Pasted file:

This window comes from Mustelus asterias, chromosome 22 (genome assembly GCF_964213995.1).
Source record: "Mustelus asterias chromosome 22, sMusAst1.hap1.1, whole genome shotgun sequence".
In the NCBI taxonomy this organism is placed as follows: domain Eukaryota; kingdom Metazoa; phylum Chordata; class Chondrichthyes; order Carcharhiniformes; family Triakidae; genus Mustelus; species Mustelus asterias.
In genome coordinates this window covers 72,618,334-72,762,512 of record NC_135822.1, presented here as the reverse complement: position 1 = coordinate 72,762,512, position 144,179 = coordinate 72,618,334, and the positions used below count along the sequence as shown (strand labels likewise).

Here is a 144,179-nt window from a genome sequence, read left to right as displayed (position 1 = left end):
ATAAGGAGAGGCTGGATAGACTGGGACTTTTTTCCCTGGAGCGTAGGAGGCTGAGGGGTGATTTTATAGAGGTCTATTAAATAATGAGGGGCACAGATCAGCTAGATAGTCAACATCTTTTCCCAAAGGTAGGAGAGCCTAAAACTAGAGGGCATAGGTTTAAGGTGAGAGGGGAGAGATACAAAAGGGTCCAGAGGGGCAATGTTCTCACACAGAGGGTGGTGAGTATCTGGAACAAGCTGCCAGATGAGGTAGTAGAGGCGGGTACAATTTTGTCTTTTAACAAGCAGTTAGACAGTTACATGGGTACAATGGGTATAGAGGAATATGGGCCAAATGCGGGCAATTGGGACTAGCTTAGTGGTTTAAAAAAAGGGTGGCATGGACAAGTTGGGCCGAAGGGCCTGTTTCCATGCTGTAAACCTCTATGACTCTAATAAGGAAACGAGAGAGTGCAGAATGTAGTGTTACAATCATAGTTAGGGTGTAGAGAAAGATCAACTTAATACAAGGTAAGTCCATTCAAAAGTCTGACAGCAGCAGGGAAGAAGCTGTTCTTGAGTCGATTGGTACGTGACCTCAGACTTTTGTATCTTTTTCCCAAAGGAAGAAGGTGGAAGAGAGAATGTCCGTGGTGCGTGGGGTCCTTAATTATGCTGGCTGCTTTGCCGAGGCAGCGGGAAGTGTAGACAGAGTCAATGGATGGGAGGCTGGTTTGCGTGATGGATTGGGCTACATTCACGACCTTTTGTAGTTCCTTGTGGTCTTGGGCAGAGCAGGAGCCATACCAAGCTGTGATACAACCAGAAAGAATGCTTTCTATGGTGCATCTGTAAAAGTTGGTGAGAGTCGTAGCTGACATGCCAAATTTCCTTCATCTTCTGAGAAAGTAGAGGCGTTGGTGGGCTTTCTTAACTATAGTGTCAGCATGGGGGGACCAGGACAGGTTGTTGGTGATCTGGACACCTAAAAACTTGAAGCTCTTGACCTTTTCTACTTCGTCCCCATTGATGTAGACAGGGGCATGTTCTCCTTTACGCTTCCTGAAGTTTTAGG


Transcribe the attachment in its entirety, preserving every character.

This window comes from Mustelus asterias, chromosome 22 (genome assembly GCF_964213995.1).
Source record: "Mustelus asterias chromosome 22, sMusAst1.hap1.1, whole genome shotgun sequence".
In the NCBI taxonomy this organism is placed as follows: domain Eukaryota; kingdom Metazoa; phylum Chordata; class Chondrichthyes; order Carcharhiniformes; family Triakidae; genus Mustelus; species Mustelus asterias.
In genome coordinates this window covers 72,618,334-72,762,512 of record NC_135822.1, presented here as the reverse complement: position 1 = coordinate 72,762,512, position 144,179 = coordinate 72,618,334, and the positions used below count along the sequence as shown (strand labels likewise).

Here is a 144,179-nt window from a genome sequence, read left to right as displayed (position 1 = left end):
ATAAGGAGAGGCTGGATAGACTGGGACTTTTTTCCCTGGAGCGTAGGAGGCTGAGGGGTGATTTTATAGAGGTCTATTAAATAATGAGGGGCACAGATCAGCTAGATAGTCAACATCTTTTCCCAAAGGTAGGAGAGCCTAAAACTAGAGGGCATAGGTTTAAGGTGAGAGGGGAGAGATACAAAAGGGTCCAGAGGGGCAATGTTCTCACACAGAGGGTGGTGAGTATCTGGAACAAGCTGCCAGATGAGGTAGTAGAGGCGGGTACAATTTTGTCTTTTAACAAGCAGTTAGACAGTTACATGGGTACAATGGGTATAGAGGAATATGGGCCAAATGCGGGCAATTGGGACTAGCTTAGTGGTTTAAAAAAAGGGTGGCATGGACAAGTTGGGCCGAAGGGCCTGTTTCCATGCTGTAAACCTCTATGACTCTAATAAGGAAACGAGAGAGTGCAGAATGTAGTGTTACAATCATAGTTAGGGTGTAGAGAAAGATCAACTTAATACAAGGTAAGTCCATTCAAAAGTCTGACAGCAGCAGGGAAGAAGCTGTTCTTGAGTCGATTGGTACGTGACCTCAGACTTTTGTATCTTTTTCCCAAAGGAAGAAGGTGGAAGAGAGAATGTCCGTGGTGCGTGGGGTCCTTAATTATGCTGGCTGCTTTGCCGAGGCAGCGGGAAGTGTAGACAGAGTCAATGGATGGGAGGCTGGTTTGCGTGATGGATTGGGCTACATTCACGACCTTTTGTAGTTCCTTGTGGTCTTGGGCAGAGCAGGAGCCATACCAAGCTGTGATACAACCAGAAAGAATGCTTTCTATGGTGCATCTGTAAAAGTTGGTGAGAGTCGTAGCTGACATGCCAAATTTCCTTCATCTTCTGAGAAAGTAGAGGCGTTGGTGGGCTTTCTTAACTATAGTGTCAGCATGGGGGGACCAGGACAGGTTGTTGGTGATCTGGACACCTAAAAACTTGAAGCTCTTGACCTTTTCTACTTCGTCCCCATTGATGTAGACAGGGGCATGTTCTCCTTTACGCTTCCTGAAGTTTTAGG